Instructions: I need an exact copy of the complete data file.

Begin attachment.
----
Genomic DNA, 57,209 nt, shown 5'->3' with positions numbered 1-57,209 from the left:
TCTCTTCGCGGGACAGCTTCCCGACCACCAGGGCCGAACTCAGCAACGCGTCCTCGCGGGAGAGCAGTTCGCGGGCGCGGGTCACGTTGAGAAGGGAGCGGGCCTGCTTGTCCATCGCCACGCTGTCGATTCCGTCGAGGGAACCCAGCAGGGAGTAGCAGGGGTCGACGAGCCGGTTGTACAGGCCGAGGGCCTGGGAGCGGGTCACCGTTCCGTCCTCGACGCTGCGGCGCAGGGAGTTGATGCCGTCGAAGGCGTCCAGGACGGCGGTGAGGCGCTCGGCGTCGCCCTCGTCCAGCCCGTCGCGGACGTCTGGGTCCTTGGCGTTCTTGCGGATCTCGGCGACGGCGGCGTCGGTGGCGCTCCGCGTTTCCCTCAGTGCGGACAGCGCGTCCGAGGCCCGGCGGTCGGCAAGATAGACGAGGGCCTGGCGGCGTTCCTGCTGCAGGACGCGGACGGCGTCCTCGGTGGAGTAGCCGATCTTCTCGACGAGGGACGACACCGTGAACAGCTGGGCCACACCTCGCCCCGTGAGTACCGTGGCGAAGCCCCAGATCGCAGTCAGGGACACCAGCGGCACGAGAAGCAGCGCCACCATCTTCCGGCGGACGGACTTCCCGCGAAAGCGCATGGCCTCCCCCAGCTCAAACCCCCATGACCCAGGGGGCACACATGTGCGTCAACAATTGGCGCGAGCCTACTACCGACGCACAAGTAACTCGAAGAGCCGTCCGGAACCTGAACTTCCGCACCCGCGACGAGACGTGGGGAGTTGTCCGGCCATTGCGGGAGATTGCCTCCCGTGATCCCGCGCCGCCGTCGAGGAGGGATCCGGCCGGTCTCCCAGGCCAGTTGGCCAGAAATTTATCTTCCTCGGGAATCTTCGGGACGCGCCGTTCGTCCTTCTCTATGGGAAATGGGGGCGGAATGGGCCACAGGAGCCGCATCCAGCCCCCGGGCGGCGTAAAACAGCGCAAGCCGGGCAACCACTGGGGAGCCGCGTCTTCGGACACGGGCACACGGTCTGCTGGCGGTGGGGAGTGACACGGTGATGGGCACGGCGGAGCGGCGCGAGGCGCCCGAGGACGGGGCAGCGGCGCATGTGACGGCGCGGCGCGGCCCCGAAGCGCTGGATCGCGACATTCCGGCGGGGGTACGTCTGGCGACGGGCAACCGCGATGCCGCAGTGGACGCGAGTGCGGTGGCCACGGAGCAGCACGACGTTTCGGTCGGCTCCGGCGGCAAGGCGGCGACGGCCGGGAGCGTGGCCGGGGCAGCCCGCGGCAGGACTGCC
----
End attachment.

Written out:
Genomic DNA, 57,209 nt, shown 5'->3' with positions numbered 1-57,209 from the left:
TCTCTTCGCGGGACAGCTTCCCGACCACCAGGGCCGAACTCAGCAACGCGTCCTCGCGGGAGAGCAGTTCGCGGGCGCGGGTCACGTTGAGAAGGGAGCGGGCCTGCTTGTCCATCGCCACGCTGTCGATTCCGTCGAGGGAACCCAGCAGGGAGTAGCAGGGGTCGACGAGCCGGTTGTACAGGCCGAGGGCCTGGGAGCGGGTCACCGTTCCGTCCTCGACGCTGCGGCGCAGGGAGTTGATGCCGTCGAAGGCGTCCAGGACGGCGGTGAGGCGCTCGGCGTCGCCCTCGTCCAGCCCGTCGCGGACGTCTGGGTCCTTGGCGTTCTTGCGGATCTCGGCGACGGCGGCGTCGGTGGCGCTCCGCGTTTCCCTCAGTGCGGACAGCGCGTCCGAGGCCCGGCGGTCGGCAAGATAGACGAGGGCCTGGCGGCGTTCCTGCTGCAGGACGCGGACGGCGTCCTCGGTGGAGTAGCCGATCTTCTCGACGAGGGACGACACCGTGAACAGCTGGGCCACACCTCGCCCCGTGAGTACCGTGGCGAAGCCCCAGATCGCAGTCAGGGACACCAGCGGCACGAGAAGCAGCGCCACCATCTTCCGGCGGACGGACTTCCCGCGAAAGCGCATGGCCTCCCCCAGCTCAAACCCCCATGACCCAGGGGGCACACATGTGCGTCAACAATTGGCGCGAGCCTACTACCGACGCACAAGTAACTCGAAGAGCCGTCCGGAACCTGAACTTCCGCACCCGCGACGAGACGTGGGGAGTTGTCCGGCCATTGCGGGAGATTGCCTCCCGTGATCCCGCGCCGCCGTCGAGGAGGGATCCGGCCGGTCTCCCAGGCCAGTTGGCCAGAAATTTATCTTCCTCGGGAATCTTCGGGACGCGCCGTTCGTCCTTCTCTATGGGAAATGGGGGCGGAATGGGCCACAGGAGCCGCATCCAGCCCCCGGGCGGCGTAAAACAGCGCAAGCCGGGCAACCACTGGGGAGCCGCGTCTTCGGACACGGGCACACGGTCTGCTGGCGGTGGGGAGTGACACGGTGATGGGCACGGCGGAGCGGCGCGAGGCGCCCGAGGACGGGGCAGCGGCGCATGTGACGGCGCGGCGCGGCCCCGAAGCGCTGGATCGCGACATTCCGGCGGGGGTACGTCTGGCGACGGGCAACCGCGATGCCGCAGTGGACGCGAGTGCGGTGGCCACGGAGCAGCACGACGTTTCGGTCGGCTCCGGCGGCAAGGCGGCGACGGCCGGGAGCGTGGCCGGGGCAGCCCGCGGCAGGACTGCC